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I'm modelling the different parts of my scenes as modular building blocks. This way, I can make up different rooms/scenes starting from these different blocks. Basic building blocks are:

Wall:

wall

Floor tile:

floor-tile

Door:

door

Open corner:

open-corner

Closed corner:

closed-corner

There are more building blocks, but these are the basic ones. Main problem is that, when I build a scene, I somehow end up being unable to close my rooms using ONLY these building blocks. In the next screenshots you will appreciate this phenomena:

problem-1 problem-2

As you can see, it is impossible to close the red gap with a basic wall building block, without having an overlap between them.

Much in the same way, you can appreciate that the basic floor tiles building block will get past out of walls.

I have to choose between mantaining reusability (via building extra helper building blocks), or breaking this reusability by directly modifying each room separately.

Can you come up with a solution? I would really like to keep re-usability, since I'll be building dozens or more rooms, and I wouldn't really like to modify each of those independently.

Here are more screenshots of the room I'm building right now: room-01room-02


EDIT: Solved! Thanks to @Carlo's indications about the Open Corner block, now my two problems have been solved very easily. In a nutshell, the problem was that I wasn't having into account the thickness of the Open Corner building block. Here is a screenshot of the new scene:

final-room01 final-room02

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I think the problem is caused by the Open corner piece.

It has been created inside the bounding box space defined by the tile size (2x2 units). That would work nice till the wall is sketched as a line, but in this case thickness (T) is taken into account. In order to achieve a regular grid behaviour, you should increase the dimension of the piece by the thickness of the wall, resulting in a (2+T)x(2+T) tile

enter image description here

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  • $\begingroup$ Hey @Carlo, thank you for the answer. So, considering the Open Corner Piece, you would make it inside of a (2+T)*(2+T) box, right? I will try it and tell you what I got to. Do you think the Closed Corner Piece will need to be remodelled too? $\endgroup$ – Jose Lopez Garcia Oct 10 '16 at 22:33
  • $\begingroup$ In order to follow the rule that you seemed to follow for the other pieces (aka the exterior face of the wall aligned with the boundary of the tile), the final length should be that. No, the Closed Corner piece is fine. You can easily check your pieces shape by positining two base wall pieces alingned with the grid one perpendicular to the other. You'll see that something is missing and must be build in order to join the properly. $\endgroup$ – Carlo Oct 10 '16 at 22:46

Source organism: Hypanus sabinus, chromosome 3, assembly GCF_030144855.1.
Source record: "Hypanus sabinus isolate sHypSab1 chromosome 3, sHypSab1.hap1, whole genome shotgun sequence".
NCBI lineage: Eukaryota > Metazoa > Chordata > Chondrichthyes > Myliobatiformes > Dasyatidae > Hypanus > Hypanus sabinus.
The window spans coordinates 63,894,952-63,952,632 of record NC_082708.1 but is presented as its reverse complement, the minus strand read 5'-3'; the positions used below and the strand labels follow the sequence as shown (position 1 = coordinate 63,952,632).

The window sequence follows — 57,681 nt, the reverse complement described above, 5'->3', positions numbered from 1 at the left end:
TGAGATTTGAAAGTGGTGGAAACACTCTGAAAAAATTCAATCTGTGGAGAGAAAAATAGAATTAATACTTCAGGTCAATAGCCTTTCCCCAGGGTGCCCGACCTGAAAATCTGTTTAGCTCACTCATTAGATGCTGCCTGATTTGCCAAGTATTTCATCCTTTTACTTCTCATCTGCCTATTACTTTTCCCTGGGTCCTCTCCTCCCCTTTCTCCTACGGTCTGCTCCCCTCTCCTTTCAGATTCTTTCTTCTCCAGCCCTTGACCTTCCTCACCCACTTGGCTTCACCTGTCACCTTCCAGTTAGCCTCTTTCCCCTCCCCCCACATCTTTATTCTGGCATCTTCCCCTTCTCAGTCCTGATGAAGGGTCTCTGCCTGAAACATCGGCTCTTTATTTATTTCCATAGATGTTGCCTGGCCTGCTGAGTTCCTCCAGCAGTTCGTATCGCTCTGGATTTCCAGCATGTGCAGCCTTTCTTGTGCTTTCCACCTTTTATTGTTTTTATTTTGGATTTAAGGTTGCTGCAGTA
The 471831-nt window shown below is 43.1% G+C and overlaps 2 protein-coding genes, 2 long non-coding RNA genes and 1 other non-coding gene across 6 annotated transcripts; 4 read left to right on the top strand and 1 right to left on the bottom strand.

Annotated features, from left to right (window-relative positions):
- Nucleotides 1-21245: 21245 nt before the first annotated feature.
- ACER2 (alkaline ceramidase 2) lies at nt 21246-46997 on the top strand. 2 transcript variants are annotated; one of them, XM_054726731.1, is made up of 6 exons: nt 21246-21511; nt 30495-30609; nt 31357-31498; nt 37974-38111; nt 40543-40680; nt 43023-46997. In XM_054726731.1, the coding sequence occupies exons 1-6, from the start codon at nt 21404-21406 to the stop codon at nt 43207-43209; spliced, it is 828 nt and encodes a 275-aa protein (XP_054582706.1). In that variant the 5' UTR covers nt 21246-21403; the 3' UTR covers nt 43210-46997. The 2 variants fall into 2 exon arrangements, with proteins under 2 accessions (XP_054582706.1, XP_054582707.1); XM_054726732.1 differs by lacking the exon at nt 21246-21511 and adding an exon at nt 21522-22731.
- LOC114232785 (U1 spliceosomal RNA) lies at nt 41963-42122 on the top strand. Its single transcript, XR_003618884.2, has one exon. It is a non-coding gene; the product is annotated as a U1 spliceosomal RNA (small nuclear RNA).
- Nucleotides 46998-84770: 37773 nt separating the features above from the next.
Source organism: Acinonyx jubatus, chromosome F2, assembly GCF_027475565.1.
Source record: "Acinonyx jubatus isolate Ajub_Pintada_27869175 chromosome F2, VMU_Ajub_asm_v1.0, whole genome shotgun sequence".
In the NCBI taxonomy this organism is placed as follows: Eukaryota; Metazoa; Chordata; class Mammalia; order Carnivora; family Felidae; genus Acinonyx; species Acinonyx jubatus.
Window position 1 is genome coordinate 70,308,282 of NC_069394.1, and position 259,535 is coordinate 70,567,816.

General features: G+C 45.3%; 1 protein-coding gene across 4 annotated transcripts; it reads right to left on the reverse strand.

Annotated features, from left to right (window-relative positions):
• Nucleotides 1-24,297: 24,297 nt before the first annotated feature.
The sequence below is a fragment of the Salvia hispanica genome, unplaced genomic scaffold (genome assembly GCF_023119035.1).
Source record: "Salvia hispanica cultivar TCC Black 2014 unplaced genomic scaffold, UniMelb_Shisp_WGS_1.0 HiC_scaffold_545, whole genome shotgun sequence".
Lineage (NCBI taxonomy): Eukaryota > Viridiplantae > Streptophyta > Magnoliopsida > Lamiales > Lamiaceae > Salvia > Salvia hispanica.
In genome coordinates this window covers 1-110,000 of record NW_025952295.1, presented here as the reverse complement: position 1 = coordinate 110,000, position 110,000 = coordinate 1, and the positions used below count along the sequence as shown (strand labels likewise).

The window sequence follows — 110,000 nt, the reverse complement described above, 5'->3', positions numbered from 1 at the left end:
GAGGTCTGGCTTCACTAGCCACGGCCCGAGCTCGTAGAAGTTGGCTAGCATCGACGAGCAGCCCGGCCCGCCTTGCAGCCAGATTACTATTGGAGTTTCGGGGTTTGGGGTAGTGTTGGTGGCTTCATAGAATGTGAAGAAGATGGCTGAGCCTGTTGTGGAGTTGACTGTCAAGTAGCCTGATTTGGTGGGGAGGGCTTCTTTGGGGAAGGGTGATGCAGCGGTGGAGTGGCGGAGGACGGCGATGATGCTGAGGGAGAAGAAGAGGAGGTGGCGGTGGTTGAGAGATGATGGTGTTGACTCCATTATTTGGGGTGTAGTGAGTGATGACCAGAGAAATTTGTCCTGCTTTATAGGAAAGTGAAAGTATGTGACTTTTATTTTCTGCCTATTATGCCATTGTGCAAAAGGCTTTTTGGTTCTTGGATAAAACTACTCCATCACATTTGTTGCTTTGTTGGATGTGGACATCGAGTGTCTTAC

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    $\begingroup$ Good news Carlo. What you said is absolutely right, and solved my two issues at the same time! I can't thank you enough. Thank you for your time! $\endgroup$ – Jose Lopez Garcia Oct 11 '16 at 0:19
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Modular assets need quite a lot of planing. First you need to specify a grid size. This might be a floor tile, it also might be bound to a certain measurement like the width of a door frame. Measured from the borders of your base grid, you then need to inset the interior walls and outset the exterior walls. The gap between will be the thickness of the wall.

The next point you need to consider carefully, is the center of your wall. If your grid starts at either the inside or the outside, your modules won't have the right size. You want to have Blender's grid lines exactly in the middle between your inner and your outer wall (see the green lines in the screenshot below. Also notice the slightly thicker lines of Blender's major Unit grid).

grid layout and median axies

My walls are exactly two Blender Units wide. The floor tiles will then be perfect squares and also have two Blender units in width and height. The floor will overlap with the wall but it won't show from the outside, since it goes only to half the size of the wall's width.

result

There you go, perfectly matching tiles in all directions.

Here's a .blend file with a very basic setup.

PS: You also want to remove all hidden faces. They are unnecessary in nearly every setup, as long as you don't want to create gaps in the wall, where the sides are visible. The floor tiles in my file are just planes but the principle is the same as it is for the walls.

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  • $\begingroup$ Hey metaphor_set, I like how you approached the modular-like mindset, and I'm sure the .blend file you attached will help me in future building blocks :) However @Carlo's answer most straightforwardly solved my immediate problem, and thus I had to choose it as the accepted one. But your answer is beautiful as well, so thank you very much for your time! $\endgroup$ – Jose Lopez Garcia Oct 11 '16 at 0:21

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